Derbyshire Places of Worship

Holy Cross Church, Morton (43k) Above Photograph(s)
Copyright of Heather Faulkes
Holy Cross Church, Morton
Holy Cross Church,
Stretton Road / Church Lane,
Morton, Derbyshire.

Cemeteries

This Church has (or had) a graveyard.

Note: any church within an urban environment may have had its graveyard closed after the Burial Act of 1853. Any new church built after that is unlikely to have had a graveyard at all.

Church History

This Place of Worship was founded in 1002, and we understand it is still open.

Kelly's Directory of 1932 tells us that Morton is a parish and township, half a mile west from Doe Hill station (which is in the parish of Tibshelf), 2 miles south-east from Stretton station, both on the Midland section of the London, Midland and Scottish railway, 4 north from Alfreton and 7½ south from Chesterfield. The church of the Holy Cross is "a small building of stone in the Decorated style, consisting of chancel, nave of three bays, north aisle, south porch and an embattled western tower with eight crocketed pinnacles, containing 6 bells". There are monuments to William Turbutt esq. d.1836, and to the Rev. Richard Burrow Turbutt, a former rector; and brasses to Margery, wife of Edward Nickson, rector here in 1650, and to a daughter of Ralph Heathcote. Most of the windows are stained, including one in the chancel, erected in 1872, to Mrs Mary Siddall, by her son, Dr. Joseph Siddall. The parish records date from 1575 "and are in excellent condition".

Kelly also mentions an Isolation Hospital, erected in 1905, which had 30 beds, and was under the control of the North Derbyshire Hospital Committee; and a large colliery ("Morton Colliery") opened here in 1863 by the Clay Cross Co. Ltd. Edward Sacheverell Wilmot Sitwell esq. J.P. was lord of the manor.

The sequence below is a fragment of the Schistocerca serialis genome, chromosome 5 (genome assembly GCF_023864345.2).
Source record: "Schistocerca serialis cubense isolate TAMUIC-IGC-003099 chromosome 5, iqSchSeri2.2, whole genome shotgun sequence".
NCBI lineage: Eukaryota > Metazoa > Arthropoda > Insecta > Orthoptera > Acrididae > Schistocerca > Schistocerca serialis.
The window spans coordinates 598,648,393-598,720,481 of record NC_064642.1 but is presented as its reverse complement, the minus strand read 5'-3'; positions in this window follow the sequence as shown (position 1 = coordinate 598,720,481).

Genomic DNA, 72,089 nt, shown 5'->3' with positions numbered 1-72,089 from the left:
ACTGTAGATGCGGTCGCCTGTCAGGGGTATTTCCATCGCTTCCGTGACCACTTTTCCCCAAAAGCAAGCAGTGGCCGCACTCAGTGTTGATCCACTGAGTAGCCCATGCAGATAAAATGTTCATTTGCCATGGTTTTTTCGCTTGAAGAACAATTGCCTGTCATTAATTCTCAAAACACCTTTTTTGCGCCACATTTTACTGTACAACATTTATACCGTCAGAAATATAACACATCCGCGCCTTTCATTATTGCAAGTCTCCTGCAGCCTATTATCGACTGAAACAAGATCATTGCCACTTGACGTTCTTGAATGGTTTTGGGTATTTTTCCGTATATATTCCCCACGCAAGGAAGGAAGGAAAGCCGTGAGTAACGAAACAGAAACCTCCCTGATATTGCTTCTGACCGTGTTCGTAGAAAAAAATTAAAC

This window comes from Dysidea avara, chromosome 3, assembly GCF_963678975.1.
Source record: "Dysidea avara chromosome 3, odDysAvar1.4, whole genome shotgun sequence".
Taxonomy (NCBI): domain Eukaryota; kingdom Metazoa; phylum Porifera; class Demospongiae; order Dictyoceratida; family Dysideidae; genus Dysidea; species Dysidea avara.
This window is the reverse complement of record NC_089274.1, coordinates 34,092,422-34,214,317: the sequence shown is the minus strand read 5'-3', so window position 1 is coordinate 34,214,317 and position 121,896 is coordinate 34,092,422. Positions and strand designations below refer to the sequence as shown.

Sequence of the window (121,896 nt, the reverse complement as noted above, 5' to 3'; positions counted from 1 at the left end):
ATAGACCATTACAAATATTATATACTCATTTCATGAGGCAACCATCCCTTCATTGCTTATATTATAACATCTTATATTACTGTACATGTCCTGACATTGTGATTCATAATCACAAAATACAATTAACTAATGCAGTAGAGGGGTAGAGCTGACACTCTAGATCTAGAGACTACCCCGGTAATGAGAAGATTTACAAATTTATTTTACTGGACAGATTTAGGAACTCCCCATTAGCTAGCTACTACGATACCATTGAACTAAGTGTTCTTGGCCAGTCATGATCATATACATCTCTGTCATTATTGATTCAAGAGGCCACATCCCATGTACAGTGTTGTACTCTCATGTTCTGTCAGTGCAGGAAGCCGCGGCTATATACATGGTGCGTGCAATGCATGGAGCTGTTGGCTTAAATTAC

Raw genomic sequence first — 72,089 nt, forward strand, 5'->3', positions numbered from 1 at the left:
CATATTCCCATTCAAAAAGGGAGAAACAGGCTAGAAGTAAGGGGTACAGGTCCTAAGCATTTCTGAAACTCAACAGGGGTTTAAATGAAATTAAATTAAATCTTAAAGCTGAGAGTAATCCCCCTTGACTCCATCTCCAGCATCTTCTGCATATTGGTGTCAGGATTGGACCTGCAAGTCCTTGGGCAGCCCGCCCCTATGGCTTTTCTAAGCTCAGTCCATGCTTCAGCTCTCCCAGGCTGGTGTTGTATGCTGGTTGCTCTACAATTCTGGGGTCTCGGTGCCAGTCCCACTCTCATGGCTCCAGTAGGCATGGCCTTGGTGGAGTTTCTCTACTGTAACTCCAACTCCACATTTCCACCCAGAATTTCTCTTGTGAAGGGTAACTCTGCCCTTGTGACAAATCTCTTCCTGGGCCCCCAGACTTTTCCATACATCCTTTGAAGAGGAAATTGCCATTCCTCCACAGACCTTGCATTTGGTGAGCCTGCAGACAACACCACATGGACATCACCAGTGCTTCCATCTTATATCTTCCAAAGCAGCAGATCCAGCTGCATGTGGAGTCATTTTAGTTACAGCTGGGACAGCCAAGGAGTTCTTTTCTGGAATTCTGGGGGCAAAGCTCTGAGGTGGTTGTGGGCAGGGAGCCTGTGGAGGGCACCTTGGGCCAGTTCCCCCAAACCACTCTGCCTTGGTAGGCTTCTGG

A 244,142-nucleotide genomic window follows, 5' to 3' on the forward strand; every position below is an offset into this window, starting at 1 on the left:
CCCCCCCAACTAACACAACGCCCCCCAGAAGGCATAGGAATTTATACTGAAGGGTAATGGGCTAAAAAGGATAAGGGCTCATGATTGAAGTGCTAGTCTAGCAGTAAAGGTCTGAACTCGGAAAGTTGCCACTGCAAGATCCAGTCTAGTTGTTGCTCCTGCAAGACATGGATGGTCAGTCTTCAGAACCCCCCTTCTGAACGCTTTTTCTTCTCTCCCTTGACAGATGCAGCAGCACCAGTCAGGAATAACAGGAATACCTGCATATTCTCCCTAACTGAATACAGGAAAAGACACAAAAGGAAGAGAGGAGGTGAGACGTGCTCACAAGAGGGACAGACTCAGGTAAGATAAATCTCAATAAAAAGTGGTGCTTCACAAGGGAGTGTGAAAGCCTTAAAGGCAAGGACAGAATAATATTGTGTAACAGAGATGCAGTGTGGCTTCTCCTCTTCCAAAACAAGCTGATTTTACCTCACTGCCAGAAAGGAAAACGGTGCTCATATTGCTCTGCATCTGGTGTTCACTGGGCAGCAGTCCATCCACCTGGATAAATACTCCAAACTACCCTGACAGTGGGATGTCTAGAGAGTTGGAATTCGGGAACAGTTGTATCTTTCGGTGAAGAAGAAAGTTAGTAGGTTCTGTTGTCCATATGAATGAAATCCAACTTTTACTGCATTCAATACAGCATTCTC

The following information about the Church has been provided to accompany the photographs on the right. A list of people who have supplied the information is included in the Acknowledgements, below.

[Image 1] Holy Cross Church, Morton, Derbyshire was founded in the year 1002. It is mentioned in the Domesday Book.

Most of the present church is Victorian but the tower dates from about 1350 and has six bells. Parts of the Saxon church are built into the north wall. The pulpit is Jacobean.

There is a graveyard where interrments still take place.

Services are still conducted at Holy Cross Church.

The church is under the joint patronage of the Turbutt family and St. John's College, Cambridge.[1]

Denomination

Now or formerly Church of England.

If more than one congregation has worshipped here, or its congregation has united with others, in most cases this will record its original dedication.

Maps

This Church is located at OS grid reference SK4071860113. You can see this on various mapping systems. Note all links open in a new window:

Reference

  • Places recorded by the Registrar General under the provisions of the Places of Worship Registration Act 1855 (2010) is available as a "Freedom of Information" document from the website What Do They Know.

Acknowledgements

A special thanks to the following people who have contributed information for this web page:

1. Information provided by Michael Wright on 30th May 2010.

Last updated on 13 Aug 2013 at 15:42.

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This Report was created 27 Sep 2017 - 12:56:13 BST from information held in the Derbyshire section of the Places of Worship Database. This was last updated on 4 Jun 2017 at 08:14.

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